What’s next for Mariano Tanenglian?
Business circles are now rife with speculative talk about the cause and true nature of the feud between wealthy Chinese-Filipino businessman Lucio Tan and one of his brothers, Mariano Chua Tanenglian. And one cannot help but wonder if this feud is actually the beginning of the end of the Tan family’s mighty business empire.
There are rumors of Mariano’s alleged embezzlement of company funds for personal profit, which is somewhat difficult to believe considering what the brothers had gone through in business together all these years, and of significant business losses from trading in metals and speculative hedging on jet fuel prices.
Obviously, with Mariano handling treasury for the group, he cannot expect to be blameless for financial troubles, if any. But he has been doing finance for Lucio’s businesses in the last 50 years. And for sure, in all those years, his financial management was not always perfect. But why the relationship blow out now?
There is also talk of the 69-yeard-old Mariano going into business for himself, investing in a real estate venture without the permission of his older brother, the 74-year-old Lucio. Some people claim Lucio is particular about loyalty to the family business, and has ordered that all family members working for the group cannot work nor do business externally.
That Lucio and Mariano are not blood brothers, as some pundits point out, does not seem to be an issue. But it remains uncertain whether Lucio is also about to question the loyalty of their brothers Harry and Frank or Chang Wing Kit, and brothers-in-law of Domingo Chua Cheung Chi Ming. The worse that can happen is for the ongoing feud to divide the family further.
Not at a time when business is not doing too well. The cigarette and liquor business are now under threat both from smugglers as well as new taxes; their airline business is adversely affected by rising fuel prices; the merger of their banks is also held back by regulatory issues. There is also the issue of their profitability, with one stockholder reportedly complaining that bank stocks she had bought at P100 apiece were now worth just a little over P23 per share.
It is always sad to read about family, or brothers, fighting over business. And Philippine industry has seen enough of such fights over the years. To the credit of the Gokongwei brothers, for instance, despite the passing of Henry and Johnson Robert, eldest brother John and youngest brother James continue to work well with Henry’s and Johnson’s children.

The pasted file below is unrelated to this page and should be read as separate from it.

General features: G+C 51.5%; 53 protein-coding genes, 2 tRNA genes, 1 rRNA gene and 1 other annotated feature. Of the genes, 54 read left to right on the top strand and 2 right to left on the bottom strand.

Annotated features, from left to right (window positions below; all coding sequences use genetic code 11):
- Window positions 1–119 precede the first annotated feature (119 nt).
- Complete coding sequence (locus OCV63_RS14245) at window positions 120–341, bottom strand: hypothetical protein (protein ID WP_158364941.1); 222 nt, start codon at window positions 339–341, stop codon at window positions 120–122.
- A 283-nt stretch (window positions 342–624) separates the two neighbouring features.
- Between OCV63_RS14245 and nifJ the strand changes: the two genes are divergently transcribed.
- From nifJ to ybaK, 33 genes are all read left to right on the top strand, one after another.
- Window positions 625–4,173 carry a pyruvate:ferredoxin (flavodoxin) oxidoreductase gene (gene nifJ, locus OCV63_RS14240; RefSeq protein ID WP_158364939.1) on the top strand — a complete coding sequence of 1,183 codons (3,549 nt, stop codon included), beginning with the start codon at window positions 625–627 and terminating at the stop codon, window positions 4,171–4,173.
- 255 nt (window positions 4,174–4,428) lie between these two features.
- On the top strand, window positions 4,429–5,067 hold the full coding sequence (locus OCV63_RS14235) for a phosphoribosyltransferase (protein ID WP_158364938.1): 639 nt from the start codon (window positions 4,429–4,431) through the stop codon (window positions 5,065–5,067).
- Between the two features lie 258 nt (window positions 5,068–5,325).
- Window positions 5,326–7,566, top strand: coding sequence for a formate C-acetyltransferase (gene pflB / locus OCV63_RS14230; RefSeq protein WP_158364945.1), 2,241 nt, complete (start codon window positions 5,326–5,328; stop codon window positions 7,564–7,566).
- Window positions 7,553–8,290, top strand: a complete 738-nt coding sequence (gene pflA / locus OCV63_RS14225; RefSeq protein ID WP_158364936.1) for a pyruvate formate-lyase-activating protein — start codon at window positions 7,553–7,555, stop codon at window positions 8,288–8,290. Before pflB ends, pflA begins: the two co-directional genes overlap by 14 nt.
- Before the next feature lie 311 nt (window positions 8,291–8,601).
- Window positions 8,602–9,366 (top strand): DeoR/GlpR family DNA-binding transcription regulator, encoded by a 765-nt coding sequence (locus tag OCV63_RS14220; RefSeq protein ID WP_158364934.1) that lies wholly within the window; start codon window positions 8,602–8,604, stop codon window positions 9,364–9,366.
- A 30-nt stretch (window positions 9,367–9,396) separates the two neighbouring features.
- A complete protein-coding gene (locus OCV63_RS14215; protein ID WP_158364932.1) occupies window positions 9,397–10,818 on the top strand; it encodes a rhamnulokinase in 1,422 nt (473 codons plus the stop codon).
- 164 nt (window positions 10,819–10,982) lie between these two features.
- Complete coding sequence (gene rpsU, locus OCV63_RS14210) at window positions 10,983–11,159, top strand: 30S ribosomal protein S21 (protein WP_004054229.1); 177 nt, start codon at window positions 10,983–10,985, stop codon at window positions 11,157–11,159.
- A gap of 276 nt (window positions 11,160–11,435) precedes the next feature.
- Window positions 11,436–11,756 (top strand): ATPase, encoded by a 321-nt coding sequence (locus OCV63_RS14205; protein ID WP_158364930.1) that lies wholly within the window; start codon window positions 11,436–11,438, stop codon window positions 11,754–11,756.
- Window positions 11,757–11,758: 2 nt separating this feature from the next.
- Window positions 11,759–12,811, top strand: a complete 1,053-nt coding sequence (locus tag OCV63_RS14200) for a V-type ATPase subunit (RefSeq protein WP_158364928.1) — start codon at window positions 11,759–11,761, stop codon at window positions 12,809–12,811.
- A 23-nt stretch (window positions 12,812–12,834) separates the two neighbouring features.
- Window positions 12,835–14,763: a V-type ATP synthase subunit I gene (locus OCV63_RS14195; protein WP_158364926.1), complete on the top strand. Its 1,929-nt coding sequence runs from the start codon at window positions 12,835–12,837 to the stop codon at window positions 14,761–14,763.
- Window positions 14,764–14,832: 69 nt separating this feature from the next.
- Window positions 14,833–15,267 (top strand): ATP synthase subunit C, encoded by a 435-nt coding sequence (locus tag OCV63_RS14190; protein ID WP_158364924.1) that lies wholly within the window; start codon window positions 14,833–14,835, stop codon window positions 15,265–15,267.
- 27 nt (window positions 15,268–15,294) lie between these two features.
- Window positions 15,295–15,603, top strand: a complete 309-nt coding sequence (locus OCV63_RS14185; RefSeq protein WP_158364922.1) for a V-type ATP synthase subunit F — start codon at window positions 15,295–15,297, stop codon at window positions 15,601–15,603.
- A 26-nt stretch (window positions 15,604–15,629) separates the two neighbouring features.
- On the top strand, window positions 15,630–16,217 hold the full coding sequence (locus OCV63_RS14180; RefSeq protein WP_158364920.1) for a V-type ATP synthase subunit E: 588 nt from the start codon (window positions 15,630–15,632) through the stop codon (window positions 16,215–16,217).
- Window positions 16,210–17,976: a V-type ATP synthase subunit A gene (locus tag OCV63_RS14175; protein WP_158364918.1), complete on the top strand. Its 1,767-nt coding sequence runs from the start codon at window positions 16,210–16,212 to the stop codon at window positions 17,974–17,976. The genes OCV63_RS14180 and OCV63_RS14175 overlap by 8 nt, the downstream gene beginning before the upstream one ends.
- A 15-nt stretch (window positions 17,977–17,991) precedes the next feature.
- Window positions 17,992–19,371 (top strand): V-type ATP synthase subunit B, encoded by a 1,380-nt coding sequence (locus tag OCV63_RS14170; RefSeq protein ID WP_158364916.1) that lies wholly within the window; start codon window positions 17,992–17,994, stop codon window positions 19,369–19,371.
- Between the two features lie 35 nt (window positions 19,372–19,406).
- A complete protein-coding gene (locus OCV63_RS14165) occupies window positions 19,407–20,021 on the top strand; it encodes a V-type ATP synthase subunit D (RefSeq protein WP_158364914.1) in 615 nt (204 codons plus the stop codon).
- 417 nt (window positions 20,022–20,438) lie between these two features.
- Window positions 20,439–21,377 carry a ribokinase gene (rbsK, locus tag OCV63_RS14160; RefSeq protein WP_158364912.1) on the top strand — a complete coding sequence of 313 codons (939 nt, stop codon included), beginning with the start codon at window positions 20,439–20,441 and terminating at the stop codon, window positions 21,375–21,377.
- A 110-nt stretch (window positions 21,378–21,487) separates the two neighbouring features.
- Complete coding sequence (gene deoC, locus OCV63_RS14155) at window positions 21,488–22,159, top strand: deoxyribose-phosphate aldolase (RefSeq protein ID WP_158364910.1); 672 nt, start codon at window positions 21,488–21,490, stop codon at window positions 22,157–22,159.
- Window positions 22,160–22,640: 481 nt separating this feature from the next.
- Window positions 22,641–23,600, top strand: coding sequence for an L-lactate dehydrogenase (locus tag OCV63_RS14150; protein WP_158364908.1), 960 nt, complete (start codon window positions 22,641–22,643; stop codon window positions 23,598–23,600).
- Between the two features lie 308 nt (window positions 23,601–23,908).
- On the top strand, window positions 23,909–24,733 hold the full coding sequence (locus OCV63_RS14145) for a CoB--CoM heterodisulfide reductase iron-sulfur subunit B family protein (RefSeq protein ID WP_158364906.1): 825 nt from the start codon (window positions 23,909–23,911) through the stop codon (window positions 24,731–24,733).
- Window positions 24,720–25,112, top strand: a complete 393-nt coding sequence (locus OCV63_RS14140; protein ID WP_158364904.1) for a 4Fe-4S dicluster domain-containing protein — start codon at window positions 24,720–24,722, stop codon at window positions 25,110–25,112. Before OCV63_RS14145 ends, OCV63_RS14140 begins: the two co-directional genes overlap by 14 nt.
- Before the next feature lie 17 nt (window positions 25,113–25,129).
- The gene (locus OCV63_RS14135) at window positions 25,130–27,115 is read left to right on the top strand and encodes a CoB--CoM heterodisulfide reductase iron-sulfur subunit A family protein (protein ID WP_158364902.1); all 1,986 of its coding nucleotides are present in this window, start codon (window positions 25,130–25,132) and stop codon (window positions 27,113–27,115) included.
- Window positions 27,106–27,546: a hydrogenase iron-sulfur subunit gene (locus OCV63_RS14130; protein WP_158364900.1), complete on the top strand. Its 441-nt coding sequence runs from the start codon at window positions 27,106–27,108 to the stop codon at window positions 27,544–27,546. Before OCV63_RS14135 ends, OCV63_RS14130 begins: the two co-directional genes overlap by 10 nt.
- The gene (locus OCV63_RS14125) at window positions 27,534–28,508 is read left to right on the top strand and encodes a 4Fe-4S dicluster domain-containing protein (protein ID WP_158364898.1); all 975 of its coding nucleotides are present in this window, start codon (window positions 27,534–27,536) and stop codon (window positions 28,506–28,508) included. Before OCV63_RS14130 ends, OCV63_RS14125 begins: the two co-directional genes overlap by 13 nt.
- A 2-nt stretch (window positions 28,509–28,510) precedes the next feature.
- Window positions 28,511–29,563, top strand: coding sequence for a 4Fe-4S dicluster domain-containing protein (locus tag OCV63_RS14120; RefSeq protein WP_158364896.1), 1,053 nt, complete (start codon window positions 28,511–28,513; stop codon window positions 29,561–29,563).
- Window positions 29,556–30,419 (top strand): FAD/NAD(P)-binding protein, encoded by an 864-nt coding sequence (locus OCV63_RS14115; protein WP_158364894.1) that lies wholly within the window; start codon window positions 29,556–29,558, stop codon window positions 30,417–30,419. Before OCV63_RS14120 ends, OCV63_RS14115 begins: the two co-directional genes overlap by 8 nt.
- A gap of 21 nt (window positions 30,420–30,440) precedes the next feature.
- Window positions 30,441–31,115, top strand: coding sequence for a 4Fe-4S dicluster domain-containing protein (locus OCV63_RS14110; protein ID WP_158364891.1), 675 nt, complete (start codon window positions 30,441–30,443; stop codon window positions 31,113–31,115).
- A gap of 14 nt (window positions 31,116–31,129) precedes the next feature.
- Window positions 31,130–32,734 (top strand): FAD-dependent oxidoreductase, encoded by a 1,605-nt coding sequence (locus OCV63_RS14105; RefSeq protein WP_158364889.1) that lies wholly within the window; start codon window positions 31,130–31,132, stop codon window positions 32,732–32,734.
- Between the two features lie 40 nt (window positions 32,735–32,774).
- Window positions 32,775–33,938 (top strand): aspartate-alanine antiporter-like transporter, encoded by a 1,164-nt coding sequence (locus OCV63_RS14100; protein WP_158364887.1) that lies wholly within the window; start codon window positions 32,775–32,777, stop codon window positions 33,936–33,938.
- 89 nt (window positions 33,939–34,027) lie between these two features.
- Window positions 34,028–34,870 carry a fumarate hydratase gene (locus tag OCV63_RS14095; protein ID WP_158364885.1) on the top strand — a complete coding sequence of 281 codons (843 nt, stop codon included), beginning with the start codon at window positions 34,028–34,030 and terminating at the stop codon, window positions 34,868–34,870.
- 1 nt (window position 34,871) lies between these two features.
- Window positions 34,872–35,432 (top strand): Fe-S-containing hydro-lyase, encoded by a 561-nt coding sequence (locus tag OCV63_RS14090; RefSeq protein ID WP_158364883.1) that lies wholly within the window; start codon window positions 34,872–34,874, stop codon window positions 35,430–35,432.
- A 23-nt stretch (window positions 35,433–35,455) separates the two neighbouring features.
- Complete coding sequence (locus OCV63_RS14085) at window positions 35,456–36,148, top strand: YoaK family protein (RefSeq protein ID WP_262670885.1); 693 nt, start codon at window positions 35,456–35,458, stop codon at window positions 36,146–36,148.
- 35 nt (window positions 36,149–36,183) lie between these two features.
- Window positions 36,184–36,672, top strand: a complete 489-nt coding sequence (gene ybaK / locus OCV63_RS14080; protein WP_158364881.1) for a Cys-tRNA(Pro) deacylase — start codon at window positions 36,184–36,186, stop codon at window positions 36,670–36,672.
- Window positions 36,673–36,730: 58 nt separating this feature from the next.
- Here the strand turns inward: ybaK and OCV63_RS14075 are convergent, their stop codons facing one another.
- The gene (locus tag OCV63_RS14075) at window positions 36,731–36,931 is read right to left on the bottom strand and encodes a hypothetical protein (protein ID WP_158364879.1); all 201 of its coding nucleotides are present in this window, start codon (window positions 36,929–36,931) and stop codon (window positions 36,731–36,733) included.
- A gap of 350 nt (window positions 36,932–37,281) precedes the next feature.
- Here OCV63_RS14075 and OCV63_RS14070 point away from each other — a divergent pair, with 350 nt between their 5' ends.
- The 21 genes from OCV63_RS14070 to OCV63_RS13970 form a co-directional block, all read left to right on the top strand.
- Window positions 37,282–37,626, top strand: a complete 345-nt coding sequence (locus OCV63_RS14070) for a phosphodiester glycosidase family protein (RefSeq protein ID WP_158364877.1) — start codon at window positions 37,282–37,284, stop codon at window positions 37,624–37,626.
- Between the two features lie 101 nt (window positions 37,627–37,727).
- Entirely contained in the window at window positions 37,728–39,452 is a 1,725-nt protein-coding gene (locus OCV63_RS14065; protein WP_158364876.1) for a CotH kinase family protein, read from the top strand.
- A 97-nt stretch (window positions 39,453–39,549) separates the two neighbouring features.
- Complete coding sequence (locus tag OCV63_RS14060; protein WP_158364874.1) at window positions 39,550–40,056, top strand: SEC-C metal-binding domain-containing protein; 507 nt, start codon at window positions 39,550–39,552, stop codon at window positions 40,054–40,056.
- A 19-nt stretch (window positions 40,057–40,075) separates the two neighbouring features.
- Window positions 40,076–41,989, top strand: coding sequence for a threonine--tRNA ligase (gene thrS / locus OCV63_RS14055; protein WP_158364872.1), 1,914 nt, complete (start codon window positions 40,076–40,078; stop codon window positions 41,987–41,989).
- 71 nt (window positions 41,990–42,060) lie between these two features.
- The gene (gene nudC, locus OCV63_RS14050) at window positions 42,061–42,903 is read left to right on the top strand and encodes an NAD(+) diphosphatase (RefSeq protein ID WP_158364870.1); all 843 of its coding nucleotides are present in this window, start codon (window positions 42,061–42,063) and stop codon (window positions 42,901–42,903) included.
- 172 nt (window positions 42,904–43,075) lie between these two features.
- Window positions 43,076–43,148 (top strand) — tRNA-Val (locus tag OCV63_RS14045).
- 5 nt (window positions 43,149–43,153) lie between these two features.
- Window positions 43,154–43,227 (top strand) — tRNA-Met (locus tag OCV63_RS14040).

In the case of the Lucio Tan Group, what started out as a small trading firm in the late 1950s diversified into chemicals, cigarettes and liquor, a piggery, several banks, hotels, airlines, and real estate development. And today, the group has business interests in the Philippines, China and Hong Kong, Papua New Guinea, Guam, Canada, and the United States.
Also, it is easy enough to mistakenly think that the group was founded solely by Lucio Tan. People in the know are quick to point out that the group’s business success can also be credited to three other people. Aside from Lucio, there were Benito Tan and Florencio Santos, now both deceased, and of course, Mariano.
Being a commerce graduate, as opposed to Lucio’s degree in chemical engineering and Florencio Santos’s law degree, it was only fitting that Mariano handled treasury for the group. And this was for almost 50 years, for nearly all the companies in the group, until the publicized falling out between brothers that reportedly started in February.
With only Lucio and Mariano still alive, and with no clear succession rules, perhaps the 74-year-old family patriarch is beginning to feel insecure with his younger brother’s influence in the company. Also, one can speculate the possibility of infighting among Lucio’s aides, especially after their boss’ recent surgery. What happens to them when he goes is anybody’s guess.
Also raised by speculators is Mariano’s supposed loyalty to Lucio Tan’s first family. Coffee shop wags claim that because of their late Tan mother’s insistence on faithfulness, Mariano acknowledges the legitimacy of Lucio’s first wife, Carmen, and thus reportedly recognizes Lucio Tan, Jr. as his father’s rightful heir.
But unfortunately for Lucio Khao Tan, Jr. or Bong, despite his bachelor’s degree in Civil Engineering and his Executive Masters in Business and Administration from Northwestern University and the Hong Kong University of Science and Technology, and the supposed support of his Uncle Mariano, he does not seem to be in his father’s favour.
As for Mariano’s fate, the word is, he has been told to move overseas with the rest of his immediate family. In February, he was already barred from entering the premises of the Allied Bank Building on Ayala Avenue, where he holds office. This prompted him to sue the bank’s security chief, which reportedly even earned him the irritation of his brother.
Talk about 50 years of contribution and dedication to the family businesses suddenly being rendered worthless. Since then, Mariano’s nominations to the various Tan company boards have been withdrawn, including that for Allied Bank and Philippine National Bank, Tanduay Distillers, Philippine Airlines, Eton Properties, and MacroAsia.
History is replete with stories of kings, emperors, or even wealthy and powerful businessmen whose empires were eventually brought to ruins by mismanagement or even family squabbles, or worse, by wedges driven between family members by ambitious and scheming but undeserving underlings. One can only wish Lucio Tan the best of luck in keeping his family and his businesses from falling apart.
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